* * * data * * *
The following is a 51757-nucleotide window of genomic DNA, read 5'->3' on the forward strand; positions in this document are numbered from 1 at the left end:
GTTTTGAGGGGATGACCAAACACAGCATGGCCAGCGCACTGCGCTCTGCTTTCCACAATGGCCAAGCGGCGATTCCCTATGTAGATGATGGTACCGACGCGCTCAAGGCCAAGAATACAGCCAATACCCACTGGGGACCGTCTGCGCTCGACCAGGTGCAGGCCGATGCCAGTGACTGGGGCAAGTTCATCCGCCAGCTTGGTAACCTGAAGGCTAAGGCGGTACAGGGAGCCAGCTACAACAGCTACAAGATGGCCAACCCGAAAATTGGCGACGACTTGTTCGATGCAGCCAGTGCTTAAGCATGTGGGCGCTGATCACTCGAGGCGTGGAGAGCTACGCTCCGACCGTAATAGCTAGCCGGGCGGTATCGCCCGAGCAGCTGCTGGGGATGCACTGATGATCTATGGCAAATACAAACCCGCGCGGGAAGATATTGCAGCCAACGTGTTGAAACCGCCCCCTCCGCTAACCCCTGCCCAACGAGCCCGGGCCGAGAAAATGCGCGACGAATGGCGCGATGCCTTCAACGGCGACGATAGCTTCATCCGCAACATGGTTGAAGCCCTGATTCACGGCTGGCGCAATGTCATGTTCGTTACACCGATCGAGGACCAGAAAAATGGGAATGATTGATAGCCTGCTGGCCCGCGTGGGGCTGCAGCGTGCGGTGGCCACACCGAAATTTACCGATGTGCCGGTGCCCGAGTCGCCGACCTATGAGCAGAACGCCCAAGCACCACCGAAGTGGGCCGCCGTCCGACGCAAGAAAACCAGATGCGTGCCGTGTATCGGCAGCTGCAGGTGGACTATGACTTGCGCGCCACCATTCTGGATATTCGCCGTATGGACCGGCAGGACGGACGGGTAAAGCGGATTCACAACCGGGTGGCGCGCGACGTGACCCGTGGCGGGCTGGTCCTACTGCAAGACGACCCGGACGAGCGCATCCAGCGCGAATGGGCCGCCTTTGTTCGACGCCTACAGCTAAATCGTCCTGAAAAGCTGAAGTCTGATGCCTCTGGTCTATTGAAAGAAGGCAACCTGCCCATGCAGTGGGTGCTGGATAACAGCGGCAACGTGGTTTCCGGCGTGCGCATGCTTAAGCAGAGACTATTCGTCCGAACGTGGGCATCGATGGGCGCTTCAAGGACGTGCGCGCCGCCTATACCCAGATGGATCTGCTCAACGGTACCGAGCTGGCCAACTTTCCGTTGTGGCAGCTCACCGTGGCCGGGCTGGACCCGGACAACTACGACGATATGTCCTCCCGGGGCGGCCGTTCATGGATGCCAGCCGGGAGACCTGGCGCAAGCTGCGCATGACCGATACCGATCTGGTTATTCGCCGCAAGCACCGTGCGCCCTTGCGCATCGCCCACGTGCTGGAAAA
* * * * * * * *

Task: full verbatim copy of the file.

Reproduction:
The following is a 51757-nucleotide window of genomic DNA, read 5'->3' on the forward strand; positions in this document are numbered from 1 at the left end:
GTTTTGAGGGGATGACCAAACACAGCATGGCCAGCGCACTGCGCTCTGCTTTCCACAATGGCCAAGCGGCGATTCCCTATGTAGATGATGGTACCGACGCGCTCAAGGCCAAGAATACAGCCAATACCCACTGGGGACCGTCTGCGCTCGACCAGGTGCAGGCCGATGCCAGTGACTGGGGCAAGTTCATCCGCCAGCTTGGTAACCTGAAGGCTAAGGCGGTACAGGGAGCCAGCTACAACAGCTACAAGATGGCCAACCCGAAAATTGGCGACGACTTGTTCGATGCAGCCAGTGCTTAAGCATGTGGGCGCTGATCACTCGAGGCGTGGAGAGCTACGCTCCGACCGTAATAGCTAGCCGGGCGGTATCGCCCGAGCAGCTGCTGGGGATGCACTGATGATCTATGGCAAATACAAACCCGCGCGGGAAGATATTGCAGCCAACGTGTTGAAACCGCCCCCTCCGCTAACCCCTGCCCAACGAGCCCGGGCCGAGAAAATGCGCGACGAATGGCGCGATGCCTTCAACGGCGACGATAGCTTCATCCGCAACATGGTTGAAGCCCTGATTCACGGCTGGCGCAATGTCATGTTCGTTACACCGATCGAGGACCAGAAAAATGGGAATGATTGATAGCCTGCTGGCCCGCGTGGGGCTGCAGCGTGCGGTGGCCACACCGAAATTTACCGATGTGCCGGTGCCCGAGTCGCCGACCTATGAGCAGAACGCCCAAGCACCACCGAAGTGGGCCGCCGTCCGACGCAAGAAAACCAGATGCGTGCCGTGTATCGGCAGCTGCAGGTGGACTATGACTTGCGCGCCACCATTCTGGATATTCGCCGTATGGACCGGCAGGACGGACGGGTAAAGCGGATTCACAACCGGGTGGCGCGCGACGTGACCCGTGGCGGGCTGGTCCTACTGCAAGACGACCCGGACGAGCGCATCCAGCGCGAATGGGCCGCCTTTGTTCGACGCCTACAGCTAAATCGTCCTGAAAAGCTGAAGTCTGATGCCTCTGGTCTATTGAAAGAAGGCAACCTGCCCATGCAGTGGGTGCTGGATAACAGCGGCAACGTGGTTTCCGGCGTGCGCATGCTTAAGCAGAGACTATTCGTCCGAACGTGGGCATCGATGGGCGCTTCAAGGACGTGCGCGCCGCCTATACCCAGATGGATCTGCTCAACGGTACCGAGCTGGCCAACTTTCCGTTGTGGCAGCTCACCGTGGCCGGGCTGGACCCGGACAACTACGACGATATGTCCTCCCGGGGCGGCCGTTCATGGATGCCAGCCGGGAGACCTGGCGCAAGCTGCGCATGACCGATACCGATCTGGTTATTCGCCGCAAGCACCGTGCGCCCTTGCGCATCGCCCACGTGCTGGAAAA